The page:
Castle of Cagliostro, The (1979)






THE SCOOP
Director:  Hayao Miyazaki
Cast:  Yasuo YamadaEiko MasuyamaKiyoshi Kobayashi 
Plot:  A flamboyant thief and his gang struggle to free a princess from an evil count's clutches and to learn the hidden secret to a fabulous treasure that she holds part of a key to.

Genre:  Animation / Adventure / Family
Awards:  -
Runtime:  102min
Rating:  PG

IN RETROSPECT (Spoilers: NO)
“Lupin!  Don't you dare die before I get to arrest you!”

This was before the artistic, cultural and commercial success of Studio Ghibli, yet legendary Japanese animation director Hayao Miyazaki’s debut feature is a glimpse of his immense potential as a fine storyteller in a medium that he has now personified for the last three decades or so. 

The Castle of Cagliostro remains to be his most flat-out entertaining movie in his entire filmography.  It is a work of a filmmaker desiring to tell a story in the most fun of ways without sacrificing the characterizations and narrative flow so integral to good filmmaking. 

However, Miyazaki was reportedly dissatisfied with the final product because he had to alter his script to meet production deadlines.  Considering he had the luxury of time with Studio Ghibli, his subsequent works such as Castle in the Sky (1986), Porco Rosso (1992) and Princess Mononoke (1997) had more depth and nuance, and along with composer Joe Hisaishi’s iconic scores, Miyazaki’s films slowly became the unmistakable imprints of an auteur.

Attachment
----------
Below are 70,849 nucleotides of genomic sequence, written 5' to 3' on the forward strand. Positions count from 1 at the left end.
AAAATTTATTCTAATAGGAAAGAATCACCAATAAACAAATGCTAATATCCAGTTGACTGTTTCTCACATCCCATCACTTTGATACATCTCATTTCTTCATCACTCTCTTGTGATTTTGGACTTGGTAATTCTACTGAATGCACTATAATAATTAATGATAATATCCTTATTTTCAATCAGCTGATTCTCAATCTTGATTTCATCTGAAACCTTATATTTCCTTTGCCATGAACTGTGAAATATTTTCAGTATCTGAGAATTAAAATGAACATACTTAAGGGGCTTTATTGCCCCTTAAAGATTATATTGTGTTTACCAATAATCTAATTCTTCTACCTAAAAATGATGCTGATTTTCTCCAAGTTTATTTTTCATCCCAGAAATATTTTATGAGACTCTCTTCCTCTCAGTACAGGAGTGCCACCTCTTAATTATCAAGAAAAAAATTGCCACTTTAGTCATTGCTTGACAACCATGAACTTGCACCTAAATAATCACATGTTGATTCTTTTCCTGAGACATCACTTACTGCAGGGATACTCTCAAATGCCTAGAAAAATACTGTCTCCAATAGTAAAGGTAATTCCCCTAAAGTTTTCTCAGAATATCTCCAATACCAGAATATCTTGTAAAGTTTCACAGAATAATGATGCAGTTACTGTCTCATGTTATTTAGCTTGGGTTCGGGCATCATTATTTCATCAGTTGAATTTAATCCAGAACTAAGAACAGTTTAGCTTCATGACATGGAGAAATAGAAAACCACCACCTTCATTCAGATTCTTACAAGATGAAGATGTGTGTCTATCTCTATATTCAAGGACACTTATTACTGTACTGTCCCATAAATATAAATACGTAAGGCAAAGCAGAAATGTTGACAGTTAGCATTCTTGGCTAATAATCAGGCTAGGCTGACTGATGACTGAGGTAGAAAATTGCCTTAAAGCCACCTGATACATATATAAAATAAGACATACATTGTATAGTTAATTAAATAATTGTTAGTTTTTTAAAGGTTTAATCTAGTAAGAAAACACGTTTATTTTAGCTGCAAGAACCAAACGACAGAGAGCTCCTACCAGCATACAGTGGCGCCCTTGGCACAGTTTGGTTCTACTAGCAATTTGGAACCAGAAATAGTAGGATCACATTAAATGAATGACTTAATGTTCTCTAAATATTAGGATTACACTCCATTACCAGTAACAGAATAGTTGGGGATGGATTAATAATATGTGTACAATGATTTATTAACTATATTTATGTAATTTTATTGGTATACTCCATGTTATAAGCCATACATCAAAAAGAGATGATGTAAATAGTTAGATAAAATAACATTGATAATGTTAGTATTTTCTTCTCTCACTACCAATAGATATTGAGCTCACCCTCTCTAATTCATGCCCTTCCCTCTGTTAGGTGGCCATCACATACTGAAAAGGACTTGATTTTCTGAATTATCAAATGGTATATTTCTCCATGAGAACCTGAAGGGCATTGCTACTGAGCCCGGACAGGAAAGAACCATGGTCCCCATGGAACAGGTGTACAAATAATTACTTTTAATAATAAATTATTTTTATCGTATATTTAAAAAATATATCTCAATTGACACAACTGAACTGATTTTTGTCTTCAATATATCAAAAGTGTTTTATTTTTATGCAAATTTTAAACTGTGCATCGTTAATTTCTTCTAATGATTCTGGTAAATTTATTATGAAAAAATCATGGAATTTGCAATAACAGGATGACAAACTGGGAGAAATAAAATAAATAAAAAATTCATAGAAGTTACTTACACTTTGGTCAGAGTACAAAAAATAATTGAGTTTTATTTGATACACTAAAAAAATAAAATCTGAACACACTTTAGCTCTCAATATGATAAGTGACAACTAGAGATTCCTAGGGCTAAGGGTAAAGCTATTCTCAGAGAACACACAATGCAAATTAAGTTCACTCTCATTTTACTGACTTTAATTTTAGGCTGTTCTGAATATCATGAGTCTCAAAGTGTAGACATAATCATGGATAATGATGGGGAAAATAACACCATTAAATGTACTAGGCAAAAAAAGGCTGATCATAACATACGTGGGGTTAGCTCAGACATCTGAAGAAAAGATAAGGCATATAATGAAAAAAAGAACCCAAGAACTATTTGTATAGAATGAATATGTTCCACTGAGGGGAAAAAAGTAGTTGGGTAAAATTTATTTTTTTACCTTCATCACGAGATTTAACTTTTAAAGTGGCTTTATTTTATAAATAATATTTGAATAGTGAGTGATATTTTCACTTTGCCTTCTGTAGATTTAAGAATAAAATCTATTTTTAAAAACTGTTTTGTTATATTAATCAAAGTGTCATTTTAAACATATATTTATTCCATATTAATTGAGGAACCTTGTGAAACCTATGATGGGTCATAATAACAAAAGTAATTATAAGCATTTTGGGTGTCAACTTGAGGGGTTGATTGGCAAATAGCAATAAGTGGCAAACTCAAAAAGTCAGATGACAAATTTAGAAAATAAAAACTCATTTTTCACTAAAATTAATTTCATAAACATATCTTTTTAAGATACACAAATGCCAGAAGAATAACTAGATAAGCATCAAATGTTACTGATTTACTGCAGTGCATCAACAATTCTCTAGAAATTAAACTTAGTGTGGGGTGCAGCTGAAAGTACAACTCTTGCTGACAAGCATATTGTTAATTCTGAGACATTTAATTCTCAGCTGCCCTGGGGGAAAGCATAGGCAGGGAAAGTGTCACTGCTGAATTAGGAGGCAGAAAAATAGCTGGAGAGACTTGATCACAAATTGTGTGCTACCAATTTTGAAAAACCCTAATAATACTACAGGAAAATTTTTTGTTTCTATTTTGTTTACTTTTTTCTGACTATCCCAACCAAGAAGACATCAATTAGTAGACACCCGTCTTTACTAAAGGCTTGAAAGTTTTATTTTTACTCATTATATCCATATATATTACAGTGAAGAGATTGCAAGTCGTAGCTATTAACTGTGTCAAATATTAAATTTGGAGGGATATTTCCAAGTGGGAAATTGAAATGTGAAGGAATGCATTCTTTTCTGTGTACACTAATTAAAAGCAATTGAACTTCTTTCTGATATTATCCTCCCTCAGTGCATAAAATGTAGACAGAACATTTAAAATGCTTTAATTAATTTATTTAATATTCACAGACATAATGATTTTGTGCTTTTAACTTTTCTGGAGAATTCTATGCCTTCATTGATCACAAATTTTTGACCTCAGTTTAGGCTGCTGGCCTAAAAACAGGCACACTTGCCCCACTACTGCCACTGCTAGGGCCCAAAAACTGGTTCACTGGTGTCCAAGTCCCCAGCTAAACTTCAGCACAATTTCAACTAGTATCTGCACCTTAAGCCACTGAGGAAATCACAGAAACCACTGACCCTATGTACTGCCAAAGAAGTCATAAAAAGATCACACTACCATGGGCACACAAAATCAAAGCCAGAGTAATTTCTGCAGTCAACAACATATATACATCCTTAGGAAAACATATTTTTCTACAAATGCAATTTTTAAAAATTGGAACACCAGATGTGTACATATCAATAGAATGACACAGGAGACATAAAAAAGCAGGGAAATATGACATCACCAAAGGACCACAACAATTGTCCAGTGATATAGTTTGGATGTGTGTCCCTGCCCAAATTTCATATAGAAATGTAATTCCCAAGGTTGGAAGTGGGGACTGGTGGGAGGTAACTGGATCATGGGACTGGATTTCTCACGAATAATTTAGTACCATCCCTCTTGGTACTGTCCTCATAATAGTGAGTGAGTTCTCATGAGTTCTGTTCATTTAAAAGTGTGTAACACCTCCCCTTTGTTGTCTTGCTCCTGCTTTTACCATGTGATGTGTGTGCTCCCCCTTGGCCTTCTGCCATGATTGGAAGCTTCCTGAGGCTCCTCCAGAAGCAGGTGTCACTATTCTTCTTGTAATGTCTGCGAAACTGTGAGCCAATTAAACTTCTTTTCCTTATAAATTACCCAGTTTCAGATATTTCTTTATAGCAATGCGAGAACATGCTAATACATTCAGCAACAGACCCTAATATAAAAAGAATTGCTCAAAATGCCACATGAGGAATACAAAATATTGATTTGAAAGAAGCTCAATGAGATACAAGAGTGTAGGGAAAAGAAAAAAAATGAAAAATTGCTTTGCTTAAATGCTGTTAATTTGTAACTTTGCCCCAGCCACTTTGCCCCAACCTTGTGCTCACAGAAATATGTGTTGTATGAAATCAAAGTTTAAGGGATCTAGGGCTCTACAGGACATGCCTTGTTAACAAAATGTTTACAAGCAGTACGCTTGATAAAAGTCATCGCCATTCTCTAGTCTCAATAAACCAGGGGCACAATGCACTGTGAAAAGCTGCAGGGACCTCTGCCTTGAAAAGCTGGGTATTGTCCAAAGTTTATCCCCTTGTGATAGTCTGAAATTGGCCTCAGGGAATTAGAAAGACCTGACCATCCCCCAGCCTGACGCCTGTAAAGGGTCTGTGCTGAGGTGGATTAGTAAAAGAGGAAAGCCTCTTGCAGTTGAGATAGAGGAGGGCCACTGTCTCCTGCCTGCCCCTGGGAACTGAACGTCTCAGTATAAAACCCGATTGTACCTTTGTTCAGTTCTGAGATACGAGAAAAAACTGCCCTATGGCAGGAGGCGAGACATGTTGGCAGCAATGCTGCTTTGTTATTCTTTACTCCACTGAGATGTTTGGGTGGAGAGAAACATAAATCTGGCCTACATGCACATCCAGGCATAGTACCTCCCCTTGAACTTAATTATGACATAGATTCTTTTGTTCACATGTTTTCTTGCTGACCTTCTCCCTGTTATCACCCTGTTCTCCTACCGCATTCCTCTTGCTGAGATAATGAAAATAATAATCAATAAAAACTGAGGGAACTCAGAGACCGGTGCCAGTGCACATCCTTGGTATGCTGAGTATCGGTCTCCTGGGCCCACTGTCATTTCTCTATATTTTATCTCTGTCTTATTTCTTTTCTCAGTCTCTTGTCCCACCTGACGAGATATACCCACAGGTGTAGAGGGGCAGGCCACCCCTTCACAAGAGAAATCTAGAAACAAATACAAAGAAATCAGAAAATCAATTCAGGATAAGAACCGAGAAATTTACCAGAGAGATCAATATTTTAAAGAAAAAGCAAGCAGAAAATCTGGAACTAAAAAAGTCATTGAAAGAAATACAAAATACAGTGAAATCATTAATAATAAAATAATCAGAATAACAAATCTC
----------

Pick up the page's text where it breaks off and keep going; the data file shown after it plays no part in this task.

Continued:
The Castle of Cagliostro sees a resourceful thief called Lupin and his gang attempting to free a princess trapped in a tower, and at the same time, exposing the hidden secret of the castle.  Lupin is unlike your typical Miyazaki protagonist who is normally female (and beautiful or adorable), yet he is immensely likable despite his penchant for stealing. 

In the film, Lupin charms in ways that remind of Charles Chaplin, Buster Keaton and even Indiana Jones through an array of physical comedy, witty one-liners, and the natural ability to outwit anyone in his path.  Even the music (not by Hisaishi), sometimes working as sound effects, dictate when we should laugh.  The Castle of Cagliostro is an absorbing action-comedy, though it does feel out of place in Miyazaki’s catalogue, but it is never the lesser counterpart to anything he has done. 

It is also quite disturbing, particular the scene that depicts (though not graphically) the demise of the movie’s main villain.  If I was still a kid, I would have laughed at that scene.  Not now.  Therein lies the irony – we think kids might find it disturbing when they are actually snot.  The Castle of Cagliostro is a return to kid-hood and its associated joys.  Miyazaki has never made such a wildly entertaining movie since.

Verdict:  Absorbing, hilarious and fun, Miyazaki’s feature debut is solid in terms of storytelling and is flat-out entertaining.

GRADE: A- (8.5/10 or 4 stars)








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